DIY investor toolkit: how to find the best broker for your Isa

do-it-yourself-investors-toolkit

When choosing where to open a stocks and shares Isa there is plenty of choice - with a couple of dozen brokers competing for your business.

Below Money Observer runs through a short checklist of the main things you should be weighing up before deciding which broker to pick.

A beginner's guide to Isas

COST

Price is arguably the most important consideration and is the one thing that as an investor you can control. When it comes to the fees levied by brokers, they vary considerably depending on your pot size.

There are two main ways brokers charge their customers. They levy either a percentage fee or a fixed fee - a pounds and pence amount - which is much easier to get your head around.

According to consultancy The Platforum, as a rule of thumb the percentage way of charging favours smaller portfolios, while the fixed model becomes competitive for larger portfolios of around £50,000 upwards.

Brokers that charge a percentage figure include Charles Stanley Direct (0.25 per cent a year), Fidelity Personal Investing (0.35 per cent), Barclays Stockbrokers (0.35 per cent), Bestinvest (0.4 per cent) and Hargreaves Lansdown (0.45 per cent). Many cap the fee payable for larger portfolios.

Those who charge a pounds and pence figure include The Share Centre (£57.60), Interactive Investor (£80) and Alliance Trust Savings (£90).

Find the best online broker for your portfolio size

Trading costs also vary, so be mindful of this if you want to regularly chop and change your holdings.

Some brokers, such as Interactive Investor, offer a certain number of 'free trades' as part of their overall fee, but others do not. Fund trades, however, are normally free on percentage-based platforms.

TOOLS AND FEATURES

Price, while important, should not be the only thing to mull over. The tools and features offered by brokers provide useful information for investors, particularly novices.

Some brokers offer a very basic, no-frills experience when it comes to helping customers choose and research investments. This is fine for investors who know what they are doing, but less so if you're a first-time investor or would appreciate a bit of hand-holding.

At the other end of the scale there are brokers that offer plenty of bells and whistles, including fund and share research, news and education sections, fund comparison tools and investment guides. Hargreaves Lansdown is widely considered to be a well-resourced site.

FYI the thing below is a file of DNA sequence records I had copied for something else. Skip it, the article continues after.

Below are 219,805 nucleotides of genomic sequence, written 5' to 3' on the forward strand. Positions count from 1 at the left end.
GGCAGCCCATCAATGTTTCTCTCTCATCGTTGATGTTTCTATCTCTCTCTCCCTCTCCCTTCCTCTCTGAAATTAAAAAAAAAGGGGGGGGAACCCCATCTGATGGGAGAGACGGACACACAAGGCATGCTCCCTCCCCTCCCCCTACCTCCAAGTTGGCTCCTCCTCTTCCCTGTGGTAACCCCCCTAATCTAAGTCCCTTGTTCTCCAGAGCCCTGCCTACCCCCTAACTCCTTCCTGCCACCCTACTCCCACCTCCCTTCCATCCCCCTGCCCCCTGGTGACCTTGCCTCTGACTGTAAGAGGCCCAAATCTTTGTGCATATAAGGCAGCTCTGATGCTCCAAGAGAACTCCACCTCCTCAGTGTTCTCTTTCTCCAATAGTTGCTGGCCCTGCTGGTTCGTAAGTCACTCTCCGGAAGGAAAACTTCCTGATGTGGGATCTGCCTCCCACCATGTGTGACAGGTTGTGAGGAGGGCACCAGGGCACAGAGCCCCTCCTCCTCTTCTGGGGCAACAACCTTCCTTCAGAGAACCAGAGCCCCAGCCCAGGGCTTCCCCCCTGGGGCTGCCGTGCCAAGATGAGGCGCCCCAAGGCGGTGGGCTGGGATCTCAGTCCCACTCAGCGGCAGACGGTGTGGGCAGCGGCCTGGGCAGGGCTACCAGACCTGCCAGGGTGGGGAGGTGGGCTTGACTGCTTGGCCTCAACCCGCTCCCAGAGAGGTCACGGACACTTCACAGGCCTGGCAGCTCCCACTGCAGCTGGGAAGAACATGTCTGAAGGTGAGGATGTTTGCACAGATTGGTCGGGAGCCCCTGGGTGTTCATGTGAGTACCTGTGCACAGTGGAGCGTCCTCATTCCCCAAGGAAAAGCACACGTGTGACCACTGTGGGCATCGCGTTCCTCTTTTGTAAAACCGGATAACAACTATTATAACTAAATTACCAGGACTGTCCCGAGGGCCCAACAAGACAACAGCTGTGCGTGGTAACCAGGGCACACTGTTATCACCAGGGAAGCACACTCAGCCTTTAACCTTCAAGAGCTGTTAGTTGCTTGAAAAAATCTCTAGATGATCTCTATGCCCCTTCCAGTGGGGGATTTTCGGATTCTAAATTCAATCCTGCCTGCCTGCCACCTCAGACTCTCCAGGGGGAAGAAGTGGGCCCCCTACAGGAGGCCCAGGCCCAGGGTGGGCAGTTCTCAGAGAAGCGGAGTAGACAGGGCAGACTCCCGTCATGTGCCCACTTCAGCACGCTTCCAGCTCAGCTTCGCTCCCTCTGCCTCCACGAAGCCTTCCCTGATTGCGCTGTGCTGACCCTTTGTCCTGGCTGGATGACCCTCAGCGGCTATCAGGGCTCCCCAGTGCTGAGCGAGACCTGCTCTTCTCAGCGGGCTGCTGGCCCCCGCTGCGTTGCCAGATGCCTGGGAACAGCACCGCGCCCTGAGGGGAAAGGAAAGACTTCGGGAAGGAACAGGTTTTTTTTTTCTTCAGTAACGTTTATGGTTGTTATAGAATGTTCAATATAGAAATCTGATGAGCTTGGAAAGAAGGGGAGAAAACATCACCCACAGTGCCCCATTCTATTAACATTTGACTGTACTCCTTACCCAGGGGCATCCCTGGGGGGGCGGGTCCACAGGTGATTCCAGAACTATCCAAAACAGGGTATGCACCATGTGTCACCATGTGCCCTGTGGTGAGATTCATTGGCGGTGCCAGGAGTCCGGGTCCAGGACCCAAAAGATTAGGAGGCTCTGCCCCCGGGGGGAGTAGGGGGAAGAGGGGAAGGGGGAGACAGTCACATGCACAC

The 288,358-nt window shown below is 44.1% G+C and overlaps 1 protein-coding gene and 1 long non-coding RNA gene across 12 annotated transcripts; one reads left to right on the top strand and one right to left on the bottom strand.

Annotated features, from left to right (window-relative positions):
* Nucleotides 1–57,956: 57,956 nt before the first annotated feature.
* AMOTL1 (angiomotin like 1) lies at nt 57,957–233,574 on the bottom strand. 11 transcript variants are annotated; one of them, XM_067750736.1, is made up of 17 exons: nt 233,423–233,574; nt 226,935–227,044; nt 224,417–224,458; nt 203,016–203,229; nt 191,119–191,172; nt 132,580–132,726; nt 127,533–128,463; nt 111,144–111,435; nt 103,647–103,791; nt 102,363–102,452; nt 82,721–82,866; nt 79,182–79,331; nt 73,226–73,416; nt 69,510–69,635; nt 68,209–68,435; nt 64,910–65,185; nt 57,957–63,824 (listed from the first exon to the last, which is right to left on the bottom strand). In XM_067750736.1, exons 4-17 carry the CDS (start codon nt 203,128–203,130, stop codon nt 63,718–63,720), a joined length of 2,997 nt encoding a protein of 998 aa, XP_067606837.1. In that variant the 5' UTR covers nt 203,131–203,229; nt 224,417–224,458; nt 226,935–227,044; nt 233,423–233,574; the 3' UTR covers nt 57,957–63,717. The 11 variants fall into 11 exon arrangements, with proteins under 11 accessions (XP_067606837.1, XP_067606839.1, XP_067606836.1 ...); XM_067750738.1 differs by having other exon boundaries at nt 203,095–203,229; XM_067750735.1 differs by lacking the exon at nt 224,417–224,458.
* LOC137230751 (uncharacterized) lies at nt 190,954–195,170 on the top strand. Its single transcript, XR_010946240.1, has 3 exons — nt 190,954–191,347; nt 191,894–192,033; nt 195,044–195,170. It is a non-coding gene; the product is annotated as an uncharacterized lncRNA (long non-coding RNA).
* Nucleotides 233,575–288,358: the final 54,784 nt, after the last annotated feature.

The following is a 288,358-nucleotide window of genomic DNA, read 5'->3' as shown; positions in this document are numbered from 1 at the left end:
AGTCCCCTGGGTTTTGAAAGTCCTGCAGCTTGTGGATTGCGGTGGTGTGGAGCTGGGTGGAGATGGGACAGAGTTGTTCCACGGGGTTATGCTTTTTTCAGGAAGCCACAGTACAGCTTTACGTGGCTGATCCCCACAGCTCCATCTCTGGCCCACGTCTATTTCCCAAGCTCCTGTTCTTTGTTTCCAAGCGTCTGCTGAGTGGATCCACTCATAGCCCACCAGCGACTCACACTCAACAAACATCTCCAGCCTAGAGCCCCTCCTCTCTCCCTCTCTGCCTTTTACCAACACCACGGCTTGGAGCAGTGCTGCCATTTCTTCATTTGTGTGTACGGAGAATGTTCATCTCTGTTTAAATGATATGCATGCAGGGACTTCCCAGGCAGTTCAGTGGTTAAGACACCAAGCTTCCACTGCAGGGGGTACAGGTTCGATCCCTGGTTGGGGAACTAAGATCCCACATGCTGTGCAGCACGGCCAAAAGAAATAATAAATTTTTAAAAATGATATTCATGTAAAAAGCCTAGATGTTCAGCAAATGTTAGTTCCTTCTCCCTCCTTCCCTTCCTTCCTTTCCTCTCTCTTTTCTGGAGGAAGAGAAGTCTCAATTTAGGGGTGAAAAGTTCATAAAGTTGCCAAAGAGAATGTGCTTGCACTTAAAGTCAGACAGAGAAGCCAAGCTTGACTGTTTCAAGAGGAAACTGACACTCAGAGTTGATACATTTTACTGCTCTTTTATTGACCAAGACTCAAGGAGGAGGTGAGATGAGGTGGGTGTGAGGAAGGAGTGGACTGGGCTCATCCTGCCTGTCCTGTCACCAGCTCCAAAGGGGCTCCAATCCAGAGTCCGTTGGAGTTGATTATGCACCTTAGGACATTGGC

As ever, you need to weigh up whether the overall package is offering value for money.

OTHER THINGS TO CONSIDER

Customer service and experience of online transacting are also important, although they are both hard to judge until you take the plunge and sign up.

Another thing to check is that the investment you want to buy is available. Some brokers, for example Chelsea Financial Services and Rplan, do not offer investment trusts.

It is also worth pointing out that shares listed on international exchanges are only available through certain brokers.

For those who want to buy a ready-made portfolio, again, they are only offered by certain brokers. Money Observer puts together a suite of Model Portfolios - a 12-strong range that are designed to meet certain investment objectives.

The portfolios are monitored quarterly and can be bought for £10 on the Interactive Investor website.


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Comments

DIY investing

DIY investing is an excellent emotional and intellectual challenge but it is unlikely to make you rich.
For example if you have £100,000 and beat the benchmark by 1% in a year then you are only making an extra £1,000 relative to a tracker fund.
If you spent 100 hours to get that extra 1% then it is only £10 an hour. Use that calculation before deciding whether to pick your own shares.
David

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